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Haven't heard of Paccar Inc. (PCAR)? You've surely seen the company in action -- its Peterbilt and Kenworth trucks are some of the most popular brands on America's highways. And thanks to a growing need to replace aging fleets and increased willingness by business to spend, the truckmaker's profits are barreling ahead as well: Net income last year surged 72%, to $906.8 million. Shareholders couldn't be happier: PACCAR delivered 41% returns for the year ended Feb. 28, and 159% over the past three years.
While there's no doubt the economic cycle has finally swung the way of the Rust Belt, there's a lot more to PACCAR's stellar results than just good timing. The Bellevue (Wash.) company has produced profits in each of the past 65 years, despite the highly cyclical nature of the trucking industry. Management is constantly on the lookout to control the company's costs, through modest hiring in good times and selective capital investment at all times. A reputation for quality allows PACCAR to demand premium prices for its brand-name vehicles. That, as much as any economic upswing, explains why the company landed a spot on the 2005 BusinessWeek 50, our ninth annual ranking of the best-performing companies in the Standard & Poor's 500-stock index.
This year's version of the BusinessWeek 50 has an unprecedented touch of gray. Joining PACCAR on a strikingly varied list are a slew of the most efficiently run players from heavy industry, such as minimill steelmaker Nucor Corp. (NUE) -- this year's No. 1 company -- and farm- and construction- equipment manufacturer Caterpillar Inc. (CAT) Surging commodity prices helped big oil companies win six of our top 10 spots, in fact. But this year's list isn't all diesels and smokestacks. Technology companies show up in numbers unseen since the boom days. Stalwarts Cisco Systems (CSCO) and Microsoft (MSFT) return after a yearlong hiatus to make their fifth and sixth appearances on the list, respectively. Internet stars eBay (EBAY) and Yahoo! (YHOO) are repeat performers. Add in some powerful consumer brands, from luxury (Coach (COH)) to lattes (Starbucks (SBUX)); consumer-service powerhouses such as FedEx (FDX) and Progressive (PGR); and two of the most successful conglomerators of health care, United-Health Group and Wellpoint.
In fact, the 2005 roster of BusinessWeek 50 companies is the most diverse in the ranking's history. As heavily represented as energy companies are, they still show up in only 13 of the 50 slots. The strong growth across several sectors is no accident: "It's a mirror of ...the U.S. economy right now, in the sense that what we're seeing is broad, moderate growth," says Steven Wieting, senior U.S. economist at Salomon Smith Barney (C).
Not So Frothy
That's in sharp contrast to the roaring '90s, when tech companies posted gains that far outdistanced most other industries. Without one high-flying sector to spur major economic innovation, there's less of the dynamism, energy, and froth in the economy and the markets than in the boom years. But most economists are willing to make that trade-off, since it reduces the chance of a bubble -- and its concomitant bursting. "When you have a balance to things, it gives you a better chance to sustain the strong environment," says Prudential Securities (PD) Chief Economist Richard D. Rippe.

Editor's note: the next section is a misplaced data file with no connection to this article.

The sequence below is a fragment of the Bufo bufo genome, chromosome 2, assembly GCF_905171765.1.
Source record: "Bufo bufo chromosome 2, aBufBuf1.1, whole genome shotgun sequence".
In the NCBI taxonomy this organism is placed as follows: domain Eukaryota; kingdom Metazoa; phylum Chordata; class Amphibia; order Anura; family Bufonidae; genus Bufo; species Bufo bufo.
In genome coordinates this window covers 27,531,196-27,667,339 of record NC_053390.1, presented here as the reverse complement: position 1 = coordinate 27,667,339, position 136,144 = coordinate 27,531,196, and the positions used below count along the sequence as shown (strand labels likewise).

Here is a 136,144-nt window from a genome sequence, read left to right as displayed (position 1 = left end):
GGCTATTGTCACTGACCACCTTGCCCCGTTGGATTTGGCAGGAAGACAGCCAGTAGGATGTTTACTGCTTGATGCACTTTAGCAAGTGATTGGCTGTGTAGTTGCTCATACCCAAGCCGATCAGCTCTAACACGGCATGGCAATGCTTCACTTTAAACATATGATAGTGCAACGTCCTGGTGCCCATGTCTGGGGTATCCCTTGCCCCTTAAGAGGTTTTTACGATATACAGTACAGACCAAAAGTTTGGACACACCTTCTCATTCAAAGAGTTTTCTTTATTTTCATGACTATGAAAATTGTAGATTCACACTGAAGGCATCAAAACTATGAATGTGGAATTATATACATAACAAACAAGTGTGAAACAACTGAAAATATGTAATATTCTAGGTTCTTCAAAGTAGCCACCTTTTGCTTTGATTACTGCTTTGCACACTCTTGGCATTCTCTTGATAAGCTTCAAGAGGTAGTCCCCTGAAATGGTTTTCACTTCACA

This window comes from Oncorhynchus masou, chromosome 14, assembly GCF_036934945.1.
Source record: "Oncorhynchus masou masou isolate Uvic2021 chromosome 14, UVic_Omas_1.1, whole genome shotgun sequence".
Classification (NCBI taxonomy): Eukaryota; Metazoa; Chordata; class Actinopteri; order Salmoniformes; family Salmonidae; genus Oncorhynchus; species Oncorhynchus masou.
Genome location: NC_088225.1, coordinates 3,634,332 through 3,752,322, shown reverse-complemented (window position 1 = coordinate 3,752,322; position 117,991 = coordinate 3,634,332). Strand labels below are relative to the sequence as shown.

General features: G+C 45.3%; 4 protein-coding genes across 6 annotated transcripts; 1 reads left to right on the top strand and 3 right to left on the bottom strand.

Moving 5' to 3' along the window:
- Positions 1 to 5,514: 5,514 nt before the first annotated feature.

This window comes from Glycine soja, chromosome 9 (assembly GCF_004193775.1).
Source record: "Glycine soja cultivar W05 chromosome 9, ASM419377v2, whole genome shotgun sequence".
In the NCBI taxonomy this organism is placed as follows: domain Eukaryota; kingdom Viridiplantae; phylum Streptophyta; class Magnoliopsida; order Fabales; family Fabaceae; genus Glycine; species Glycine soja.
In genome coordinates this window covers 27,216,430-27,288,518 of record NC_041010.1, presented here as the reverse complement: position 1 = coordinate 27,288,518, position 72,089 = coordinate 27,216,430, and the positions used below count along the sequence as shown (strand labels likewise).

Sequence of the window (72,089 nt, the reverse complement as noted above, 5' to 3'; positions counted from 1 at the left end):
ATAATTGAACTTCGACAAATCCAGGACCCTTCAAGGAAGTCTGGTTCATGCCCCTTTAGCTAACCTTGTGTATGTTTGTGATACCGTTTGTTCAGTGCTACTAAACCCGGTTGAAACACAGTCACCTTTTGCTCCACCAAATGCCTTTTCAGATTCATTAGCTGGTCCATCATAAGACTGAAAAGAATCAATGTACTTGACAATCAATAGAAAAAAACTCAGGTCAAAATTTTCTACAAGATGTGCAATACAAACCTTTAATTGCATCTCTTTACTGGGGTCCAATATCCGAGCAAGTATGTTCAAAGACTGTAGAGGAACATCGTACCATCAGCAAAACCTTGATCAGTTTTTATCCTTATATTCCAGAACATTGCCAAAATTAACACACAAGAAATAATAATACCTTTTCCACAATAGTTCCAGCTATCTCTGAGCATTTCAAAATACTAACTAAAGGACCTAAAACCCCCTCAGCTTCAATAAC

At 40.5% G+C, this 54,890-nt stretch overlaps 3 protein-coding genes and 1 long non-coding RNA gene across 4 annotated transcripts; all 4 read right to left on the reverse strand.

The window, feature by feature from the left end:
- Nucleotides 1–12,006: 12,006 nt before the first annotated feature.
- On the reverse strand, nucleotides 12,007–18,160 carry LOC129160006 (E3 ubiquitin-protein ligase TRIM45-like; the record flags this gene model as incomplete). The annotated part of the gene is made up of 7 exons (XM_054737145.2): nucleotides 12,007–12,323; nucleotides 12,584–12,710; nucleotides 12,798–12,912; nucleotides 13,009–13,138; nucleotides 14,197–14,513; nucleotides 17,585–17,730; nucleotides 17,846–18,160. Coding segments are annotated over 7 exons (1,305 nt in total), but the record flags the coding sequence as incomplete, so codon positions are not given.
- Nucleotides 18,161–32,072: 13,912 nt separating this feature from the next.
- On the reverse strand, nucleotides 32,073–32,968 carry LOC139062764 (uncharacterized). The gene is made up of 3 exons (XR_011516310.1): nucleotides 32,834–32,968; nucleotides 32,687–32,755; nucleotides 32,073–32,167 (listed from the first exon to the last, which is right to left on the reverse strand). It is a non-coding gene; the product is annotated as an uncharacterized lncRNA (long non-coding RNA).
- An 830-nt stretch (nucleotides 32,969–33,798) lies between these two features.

That sustainability may even pertain to commodity-driven companies, such as back-from-the-dead U.S. Steel, copper miner Phelps Dodge, and oil refiners such as Sunoco (SUN), all of which made our list. Demand from the developing world -- most notably China and India -- isn't likely to slack off soon. And since it takes a while for commodity supplies to ramp up, years will pass before supply catches up with demand and prices ease, argues Rajeev Dhawan, director of the Economic Forecasting Center at the Robinson College of Business at Georgia State University. "You can have this dominance of commodity-based companies continuing for a few more years," Dhawan says.
Last year, for the first time in years, the BusinessWeek 50 basket of stocks outpaced the S&P 500. Shares of the companies on the 2004 list, considered as a whole, advanced 10.6% over the 12-month period ended Mar. 14, compared with a slight 2.9% increase for the S&P and a -1.5% dip for the NASDAQ Composite Index. The BusinessWeek 50 is at heart a growth-stock list. Naturally in a rising economic environment, that bias toward profit and sales increases tends to outperform the broader market indexes.
Our proprietary formula yields a varied group of companies with wildly different risk profiles. Take a look at Robert Barker's column, where he dishes out tips for all types of investors, from the strong of stomach to the faint of heart. You can find even more investing advice at BusinessWeek Online.
With such a varied list of winners, there is bound to be a wide range of strategies for staying on top of the heap. In the pages that follow, we've chosen five for a closer look: ExxonMobil (XOM), which has steadily grown to be the biggest of Big Oil by dint of unwavering discipline; graybeard Autodesk, an unlikely tech highflier in software; Yahoo (JNJ), which is spreading its wings overseas; Nucor, which is making old-line steel a hot investment again; and Dow Chemical (DOW), a company that's making the most of its second chance at finding a new leader. What they all have in common is an ability to deliver results. Following that are snapshots of each BusinessWeek 50 company. And we complete our package with information-packed tables, laying out performance rankings for each of the companies in the S&P 500, arranged first by industry group, and second alphabetically. Dig in.
By Brian Hindo in New York